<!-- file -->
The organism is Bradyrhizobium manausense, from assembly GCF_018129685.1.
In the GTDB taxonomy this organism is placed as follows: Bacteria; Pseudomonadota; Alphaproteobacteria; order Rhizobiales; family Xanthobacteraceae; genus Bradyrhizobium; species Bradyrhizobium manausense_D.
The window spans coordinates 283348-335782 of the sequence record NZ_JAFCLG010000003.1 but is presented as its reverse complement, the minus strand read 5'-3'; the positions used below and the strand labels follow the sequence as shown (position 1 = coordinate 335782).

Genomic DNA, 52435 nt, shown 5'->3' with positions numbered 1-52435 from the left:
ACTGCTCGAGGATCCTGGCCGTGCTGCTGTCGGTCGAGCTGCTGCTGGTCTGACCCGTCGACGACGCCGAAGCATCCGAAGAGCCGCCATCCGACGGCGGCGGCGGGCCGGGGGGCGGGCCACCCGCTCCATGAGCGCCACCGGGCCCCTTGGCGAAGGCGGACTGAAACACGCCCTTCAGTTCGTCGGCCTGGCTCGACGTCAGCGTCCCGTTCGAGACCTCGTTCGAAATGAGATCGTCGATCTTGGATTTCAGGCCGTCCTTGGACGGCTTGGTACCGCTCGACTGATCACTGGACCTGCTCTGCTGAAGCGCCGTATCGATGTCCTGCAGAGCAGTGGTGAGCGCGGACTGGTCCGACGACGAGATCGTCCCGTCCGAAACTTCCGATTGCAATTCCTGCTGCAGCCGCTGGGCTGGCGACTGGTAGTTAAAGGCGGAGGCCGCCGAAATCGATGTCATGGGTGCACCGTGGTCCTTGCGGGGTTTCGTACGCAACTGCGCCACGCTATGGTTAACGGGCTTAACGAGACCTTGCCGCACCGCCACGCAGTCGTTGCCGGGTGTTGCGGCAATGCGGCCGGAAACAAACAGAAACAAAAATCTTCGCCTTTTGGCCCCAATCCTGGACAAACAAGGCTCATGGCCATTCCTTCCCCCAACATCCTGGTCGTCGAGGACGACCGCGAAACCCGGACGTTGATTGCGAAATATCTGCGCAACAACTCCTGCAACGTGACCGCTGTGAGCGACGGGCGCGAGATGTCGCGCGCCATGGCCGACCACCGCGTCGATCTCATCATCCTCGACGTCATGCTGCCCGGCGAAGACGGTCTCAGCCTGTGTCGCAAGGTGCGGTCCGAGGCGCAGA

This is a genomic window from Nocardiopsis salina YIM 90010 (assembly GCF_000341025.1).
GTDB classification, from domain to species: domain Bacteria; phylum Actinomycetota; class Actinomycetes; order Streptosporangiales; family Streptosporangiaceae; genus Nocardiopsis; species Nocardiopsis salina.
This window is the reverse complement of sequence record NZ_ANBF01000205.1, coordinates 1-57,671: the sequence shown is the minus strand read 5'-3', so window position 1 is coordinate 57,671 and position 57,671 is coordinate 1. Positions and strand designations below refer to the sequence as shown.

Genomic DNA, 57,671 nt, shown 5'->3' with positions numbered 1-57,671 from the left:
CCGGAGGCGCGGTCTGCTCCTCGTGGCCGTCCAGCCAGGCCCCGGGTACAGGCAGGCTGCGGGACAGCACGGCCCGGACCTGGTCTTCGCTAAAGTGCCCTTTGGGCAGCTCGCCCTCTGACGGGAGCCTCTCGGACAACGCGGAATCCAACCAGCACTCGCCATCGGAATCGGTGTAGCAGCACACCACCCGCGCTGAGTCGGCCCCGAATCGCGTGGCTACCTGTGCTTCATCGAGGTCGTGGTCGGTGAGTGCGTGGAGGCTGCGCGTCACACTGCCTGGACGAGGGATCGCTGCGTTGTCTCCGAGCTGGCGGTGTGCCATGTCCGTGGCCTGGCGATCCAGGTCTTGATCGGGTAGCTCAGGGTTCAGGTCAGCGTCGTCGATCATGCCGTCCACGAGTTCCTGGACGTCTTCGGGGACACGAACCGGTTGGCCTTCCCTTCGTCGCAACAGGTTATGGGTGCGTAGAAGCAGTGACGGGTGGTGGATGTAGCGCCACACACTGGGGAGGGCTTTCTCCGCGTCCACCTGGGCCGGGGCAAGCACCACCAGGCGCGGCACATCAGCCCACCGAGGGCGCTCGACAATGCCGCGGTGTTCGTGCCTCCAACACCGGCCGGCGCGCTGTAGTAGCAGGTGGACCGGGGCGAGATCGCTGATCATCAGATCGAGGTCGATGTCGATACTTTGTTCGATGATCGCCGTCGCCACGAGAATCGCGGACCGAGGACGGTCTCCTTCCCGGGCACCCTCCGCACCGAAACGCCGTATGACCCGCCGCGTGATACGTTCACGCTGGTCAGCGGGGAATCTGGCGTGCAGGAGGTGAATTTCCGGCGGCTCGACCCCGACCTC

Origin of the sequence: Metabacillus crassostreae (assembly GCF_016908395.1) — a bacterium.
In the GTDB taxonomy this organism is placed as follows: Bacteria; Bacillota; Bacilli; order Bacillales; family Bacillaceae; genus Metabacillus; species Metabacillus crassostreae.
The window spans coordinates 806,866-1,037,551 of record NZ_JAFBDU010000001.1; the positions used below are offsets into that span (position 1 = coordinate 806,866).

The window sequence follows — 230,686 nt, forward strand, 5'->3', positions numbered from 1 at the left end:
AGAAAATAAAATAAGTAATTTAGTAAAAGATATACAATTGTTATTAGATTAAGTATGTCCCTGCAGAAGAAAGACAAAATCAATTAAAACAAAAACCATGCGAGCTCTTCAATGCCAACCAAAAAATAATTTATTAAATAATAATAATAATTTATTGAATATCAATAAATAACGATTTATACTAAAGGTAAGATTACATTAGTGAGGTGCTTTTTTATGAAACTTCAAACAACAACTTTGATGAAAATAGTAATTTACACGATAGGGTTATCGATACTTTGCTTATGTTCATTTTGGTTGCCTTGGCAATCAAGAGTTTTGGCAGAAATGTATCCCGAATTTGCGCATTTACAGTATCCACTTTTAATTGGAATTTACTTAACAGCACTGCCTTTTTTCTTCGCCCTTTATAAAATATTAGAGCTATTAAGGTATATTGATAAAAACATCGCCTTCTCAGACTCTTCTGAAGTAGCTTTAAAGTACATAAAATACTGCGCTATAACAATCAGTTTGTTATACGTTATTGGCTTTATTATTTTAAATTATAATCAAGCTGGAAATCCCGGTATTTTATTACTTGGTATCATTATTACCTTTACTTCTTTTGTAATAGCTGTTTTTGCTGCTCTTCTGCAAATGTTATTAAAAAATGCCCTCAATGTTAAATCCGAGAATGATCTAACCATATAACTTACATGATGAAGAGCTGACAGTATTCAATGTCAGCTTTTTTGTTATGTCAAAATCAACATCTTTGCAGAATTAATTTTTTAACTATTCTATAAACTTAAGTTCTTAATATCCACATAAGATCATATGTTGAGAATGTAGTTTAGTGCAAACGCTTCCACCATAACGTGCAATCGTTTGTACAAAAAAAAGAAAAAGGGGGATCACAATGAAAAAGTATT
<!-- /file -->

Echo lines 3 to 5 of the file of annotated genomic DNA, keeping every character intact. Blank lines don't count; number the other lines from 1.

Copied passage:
The window spans coordinates 283348-335782 of the sequence record NZ_JAFCLG010000003.1 but is presented as its reverse complement, the minus strand read 5'-3'; the positions used below and the strand labels follow the sequence as shown (position 1 = coordinate 335782).

Genomic DNA, 52435 nt, shown 5'->3' with positions numbered 1-52435 from the left:
ACTGCTCGAGGATCCTGGCCGTGCTGCTGTCGGTCGAGCTGCTGCTGGTCTGACCCGTCGACGACGCCGAAGCATCCGAAGAGCCGCCATCCGACGGCGGCGGCGGGCCGGGGGGCGGGCCACCCGCTCCATGAGCGCCACCGGGCCCCTTGGCGAAGGCGGACTGAAACACGCCCTTCAGTTCGTCGGCCTGGCTCGACGTCAGCGTCCCGTTCGAGACCTCGTTCGAAATGAGATCGTCGATCTTGGATTTCAGGCCGTCCTTGGACGGCTTGGTACCGCTCGACTGATCACTGGACCTGCTCTGCTGAAGCGCCGTATCGATGTCCTGCAGAGCAGTGGTGAGCGCGGACTGGTCCGACGACGAGATCGTCCCGTCCGAAACTTCCGATTGCAATTCCTGCTGCAGCCGCTGGGCTGGCGACTGGTAGTTAAAGGCGGAGGCCGCCGAAATCGATGTCATGGGTGCACCGTGGTCCTTGCGGGGTTTCGTACGCAACTGCGCCACGCTATGGTTAACGGGCTTAACGAGACCTTGCCGCACCGCCACGCAGTCGTTGCCGGGTGTTGCGGCAATGCGGCCGGAAACAAACAGAAACAAAAATCTTCGCCTTTTGGCCCCAATCCTGGACAAACAAGGCTCATGGCCATTCCTTCCCCCAACATCCTGGTCGTCGAGGACGACCGCGAAACCCGGACGTTGATTGCGAAATATCTGCGCAACAACTCCTGCAACGTGACCGCTGTGAGCGACGGGCGCGAGATGTCGCGCGCCATGGCCGACCACCGCGTCGATCTCATCATCCTCGACGTCATGCTGCCCGGCGAAGACGGTCTCAGCCTGTGTCGCAAGGTGCGGTCCGAGGCGCAGA